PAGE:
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play very important roles in all types of organisms. They can act as enzymes,
catalysts, oxygen carriers, structure building blocks, among many other
possible roles. Normal protein function results of a combination of amino acid
sequence, 3-D structure and sometimes aggregation with other proteins or
biomolecules. If sequence (thus often structure) is altered, protein function
changes, possibly causing diseases or other problems.
past nineteen years, we have been interested in characterizing modified
proteins from several sources, using mass spectrometry as our main analytical
tool. Because proteins in cells always occur in very complex mixtures,
preliminary steps such as electrophoresis and chromatography are often required
in sample preparation. The mass spectrometers in our laboratory are equipped
with a range of ionization methods, e.g. electrospray (ES) and matrix-assisted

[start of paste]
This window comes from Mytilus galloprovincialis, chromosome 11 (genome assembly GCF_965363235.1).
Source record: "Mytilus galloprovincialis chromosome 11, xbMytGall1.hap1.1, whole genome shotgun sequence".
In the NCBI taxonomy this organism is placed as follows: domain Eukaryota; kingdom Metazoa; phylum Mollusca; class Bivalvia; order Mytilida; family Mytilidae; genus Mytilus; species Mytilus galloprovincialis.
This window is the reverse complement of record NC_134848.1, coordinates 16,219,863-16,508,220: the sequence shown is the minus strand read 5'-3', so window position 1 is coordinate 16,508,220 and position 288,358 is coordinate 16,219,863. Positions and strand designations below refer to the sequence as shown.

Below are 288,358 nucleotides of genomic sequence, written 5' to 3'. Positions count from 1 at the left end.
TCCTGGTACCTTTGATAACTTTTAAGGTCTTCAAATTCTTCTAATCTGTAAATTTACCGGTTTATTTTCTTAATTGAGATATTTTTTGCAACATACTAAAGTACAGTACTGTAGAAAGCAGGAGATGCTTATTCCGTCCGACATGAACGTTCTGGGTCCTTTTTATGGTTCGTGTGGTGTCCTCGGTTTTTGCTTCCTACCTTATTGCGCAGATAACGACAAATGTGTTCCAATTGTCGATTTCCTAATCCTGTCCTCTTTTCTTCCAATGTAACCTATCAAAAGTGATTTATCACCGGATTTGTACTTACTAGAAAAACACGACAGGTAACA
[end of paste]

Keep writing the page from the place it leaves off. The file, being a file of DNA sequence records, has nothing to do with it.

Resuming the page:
laser desorption/ionization (MALDI). Our research group now counts two graduate
students, a technician, and four undergraduate students. See a list or recent
publications by clicking below.
We have projects on the characterization of antibodies and other glycoproteins, we work in collaboration with medical researchers, microbiologists, biochemists and industry researchers. We also analyze samples as a service to our Department and to the scientific community and are part of the MabNet Monoclonal Antiboby Network sponsored by NSERC.
TEACHING: Bioanalytical Chemistry
CHEM 1000, Understanding the World through Chemistry: This is a half-year, 3 credit-hour fall course. Visit the course web site for schedule and content.
CHEM 4590, Advances Bioanalytical Chemistry: This is a half-year, 3 credit-hour winter-spring course. Visit the course web site for a tentative course schedule.
RESEARCH PUBLICATIONS: click here